If I return home with an extra 50lbs, I won’t be surprised. And I’m not talking souvenirs, because I don’t usually buy too many things while I’m travelling. The odd time I’ll pick up some artwork or a fridge magnet or possibly some coffee deliciousness (or maybe duty free), but it’s always limited in size and scope. That’s the beauty of travelling carry-on-only style – one can’t spend a lot on miscellaneous trinkets because one doesn’t have the space for them.
Point is, I’ve eaten like a king in Nepal. Even during the trek, where I had expected food to be limited in quality and quantity, I was surprised by the options before me. Daal Bhat, Tibetan bread with jams and honey, seriously delicious coffee, Sherpa stew, fried rice, curries, and the like. So many fantastic options, all consumed like they were going out of style. If I didn’t also hike at altitude for roughly 130km I’d probably be falling into some sort of gluttony related shame spiral.
And now that I’m in Kathmandu, the selection of delicious foodstuffs has increased as one would expect for a city of this size. With the related reduction in altitude based hiking, I’m also expecting my waistline to increase proportionally1.
Our first night in the city found us in the Road House. Alan, Rick, and Sanjay had some wood oven pizza, while I opted for what could best be described as a mostly vegetarian charcuterie board of Nepalese treats.
For New Year’s Eve, Rick, Alan, and I stuffed ourselves at Third Eye. I had a mixed feast of traditional Indian food. I probably should have written all of the individual components down, but since I didn’t maybe I’ll just have to return and have it again. Because scientific research demands repetition.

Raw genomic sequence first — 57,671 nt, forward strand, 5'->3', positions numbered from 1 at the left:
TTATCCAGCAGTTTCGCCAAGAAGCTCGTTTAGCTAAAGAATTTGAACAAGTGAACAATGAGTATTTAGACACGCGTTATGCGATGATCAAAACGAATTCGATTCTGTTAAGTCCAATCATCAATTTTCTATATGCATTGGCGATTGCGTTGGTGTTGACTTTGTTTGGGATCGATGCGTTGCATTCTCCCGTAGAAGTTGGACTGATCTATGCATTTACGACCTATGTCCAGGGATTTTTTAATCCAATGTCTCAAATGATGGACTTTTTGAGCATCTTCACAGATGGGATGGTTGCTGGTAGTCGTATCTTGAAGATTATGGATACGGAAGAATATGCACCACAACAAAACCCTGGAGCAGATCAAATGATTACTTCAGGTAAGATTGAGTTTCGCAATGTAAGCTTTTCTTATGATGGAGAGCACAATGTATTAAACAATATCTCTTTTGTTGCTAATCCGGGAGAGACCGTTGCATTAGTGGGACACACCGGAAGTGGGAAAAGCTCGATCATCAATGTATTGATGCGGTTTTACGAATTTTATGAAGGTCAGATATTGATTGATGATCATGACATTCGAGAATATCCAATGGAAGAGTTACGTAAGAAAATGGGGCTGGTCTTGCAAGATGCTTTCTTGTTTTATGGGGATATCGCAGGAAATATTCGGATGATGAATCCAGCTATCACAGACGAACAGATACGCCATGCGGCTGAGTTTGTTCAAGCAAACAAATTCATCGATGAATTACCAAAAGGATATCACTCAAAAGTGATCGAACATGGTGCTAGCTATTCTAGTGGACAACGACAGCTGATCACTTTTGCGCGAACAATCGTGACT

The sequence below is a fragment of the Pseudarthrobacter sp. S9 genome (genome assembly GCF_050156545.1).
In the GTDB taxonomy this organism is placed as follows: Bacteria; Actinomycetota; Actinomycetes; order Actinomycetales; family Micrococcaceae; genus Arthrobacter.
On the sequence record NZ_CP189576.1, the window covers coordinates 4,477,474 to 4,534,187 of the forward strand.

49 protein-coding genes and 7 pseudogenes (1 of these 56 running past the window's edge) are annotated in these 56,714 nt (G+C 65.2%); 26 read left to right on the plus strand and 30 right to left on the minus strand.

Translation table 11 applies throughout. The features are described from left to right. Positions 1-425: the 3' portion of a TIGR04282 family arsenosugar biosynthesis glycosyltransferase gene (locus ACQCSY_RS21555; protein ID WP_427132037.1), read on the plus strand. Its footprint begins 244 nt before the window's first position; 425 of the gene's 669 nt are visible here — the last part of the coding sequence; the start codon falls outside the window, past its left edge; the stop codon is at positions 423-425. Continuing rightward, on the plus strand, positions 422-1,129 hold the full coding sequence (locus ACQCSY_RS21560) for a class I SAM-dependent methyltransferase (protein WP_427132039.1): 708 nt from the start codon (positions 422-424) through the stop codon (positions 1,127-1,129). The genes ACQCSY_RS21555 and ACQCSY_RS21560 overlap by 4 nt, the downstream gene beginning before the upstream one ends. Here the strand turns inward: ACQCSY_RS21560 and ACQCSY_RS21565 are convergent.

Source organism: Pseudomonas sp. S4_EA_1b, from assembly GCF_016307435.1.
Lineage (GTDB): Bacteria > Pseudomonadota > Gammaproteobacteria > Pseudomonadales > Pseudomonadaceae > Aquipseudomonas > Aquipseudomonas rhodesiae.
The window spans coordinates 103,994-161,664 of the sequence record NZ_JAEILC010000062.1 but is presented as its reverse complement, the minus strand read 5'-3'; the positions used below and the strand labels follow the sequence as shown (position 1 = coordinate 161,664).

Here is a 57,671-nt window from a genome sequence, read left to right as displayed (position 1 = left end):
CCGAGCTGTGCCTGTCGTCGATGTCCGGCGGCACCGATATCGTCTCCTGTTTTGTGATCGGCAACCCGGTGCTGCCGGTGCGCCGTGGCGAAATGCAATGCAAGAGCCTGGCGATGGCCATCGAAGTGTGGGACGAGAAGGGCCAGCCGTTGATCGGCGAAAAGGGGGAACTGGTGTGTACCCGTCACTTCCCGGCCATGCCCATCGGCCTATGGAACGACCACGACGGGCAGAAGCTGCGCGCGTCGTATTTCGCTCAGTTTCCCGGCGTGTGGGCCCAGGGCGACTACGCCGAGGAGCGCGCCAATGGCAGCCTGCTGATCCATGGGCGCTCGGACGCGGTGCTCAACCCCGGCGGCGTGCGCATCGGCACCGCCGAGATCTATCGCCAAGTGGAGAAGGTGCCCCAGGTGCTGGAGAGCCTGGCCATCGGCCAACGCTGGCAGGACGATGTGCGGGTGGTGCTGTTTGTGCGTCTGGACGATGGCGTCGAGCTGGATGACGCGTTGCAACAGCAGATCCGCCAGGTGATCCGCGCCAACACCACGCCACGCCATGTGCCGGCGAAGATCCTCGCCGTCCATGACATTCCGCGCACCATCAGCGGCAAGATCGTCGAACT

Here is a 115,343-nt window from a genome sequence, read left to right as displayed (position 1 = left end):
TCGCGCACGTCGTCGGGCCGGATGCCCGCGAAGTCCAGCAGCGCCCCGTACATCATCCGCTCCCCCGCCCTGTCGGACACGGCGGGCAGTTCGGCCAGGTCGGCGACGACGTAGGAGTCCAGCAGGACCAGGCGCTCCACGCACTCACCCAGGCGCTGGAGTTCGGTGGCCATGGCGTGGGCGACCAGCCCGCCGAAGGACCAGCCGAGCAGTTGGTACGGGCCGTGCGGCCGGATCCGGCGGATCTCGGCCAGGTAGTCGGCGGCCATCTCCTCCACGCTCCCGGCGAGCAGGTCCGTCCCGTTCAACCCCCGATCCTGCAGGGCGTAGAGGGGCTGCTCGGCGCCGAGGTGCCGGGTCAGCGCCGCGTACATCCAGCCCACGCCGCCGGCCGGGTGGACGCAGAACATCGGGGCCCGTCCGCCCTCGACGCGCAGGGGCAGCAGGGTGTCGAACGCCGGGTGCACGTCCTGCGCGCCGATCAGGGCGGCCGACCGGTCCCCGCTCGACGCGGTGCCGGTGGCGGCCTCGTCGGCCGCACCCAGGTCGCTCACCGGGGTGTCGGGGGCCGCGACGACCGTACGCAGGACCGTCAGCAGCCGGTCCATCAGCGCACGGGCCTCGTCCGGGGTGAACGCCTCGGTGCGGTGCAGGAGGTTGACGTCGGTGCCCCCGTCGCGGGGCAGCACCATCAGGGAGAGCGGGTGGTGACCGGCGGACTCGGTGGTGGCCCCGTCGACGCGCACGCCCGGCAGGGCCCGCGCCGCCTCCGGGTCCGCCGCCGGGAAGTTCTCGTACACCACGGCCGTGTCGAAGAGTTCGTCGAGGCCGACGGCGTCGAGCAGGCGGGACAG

Last night, Rick and I met up with Timarian to have dinner at Rose Marie’s Kitchen & Cafe. While I opted for Scampolini chicken, the other two went for the 6 course, 1499 Nepalese rupee dinner. Or, in other terms, a 6 course fancy-pants dinner for roughly $15 US (including house wine and an appertif). Ah gluttony at its very best.
Beyond fantastic dinners, we’ve also enjoyed massive breakfasts at the hotel every morning because, well, it’s included in the room price.
Our lunches have also been rather huge and delicious. And if I’m spilling all of our deep, dark, gluttonous shame, we’ve been stopping in Himalayan Java like it’s the temple for which to worship at the altar of the holy bean. In most cases, our daily sessions have included oatmeal cookies or cake.
And finally, there’s the beer. While definitely not the greatest beer I’ve ever had, Everest, Nepal Ice, and Kathmandu varieties are rather refreshing. My favourite of the three is Everest – being the cleanest and most crisp of the three. It also doesn’t hurt that a 650ml bottle goes for about $3-$4US depending on the establishment.
Bottom line, the food here has been fantastic. In fact, I’ve mentioned numerous times that I’ve eaten better here than when I’m at home cooking for myself. And while that isn’t much of a challenge, it definitely doesn’t take away from the fantastic food I’ve had while visiting Nepal.
It also doesn’t take away from the fact that I might be 50lbs heavier when I return home.
1 Fortunately for me, I think I have actually lost weight on the trek. I’m basing this on the fact that I had to move up a belt notch while hiking. I have no idea how long that will last, however, given my current rate of gluttony and sloth.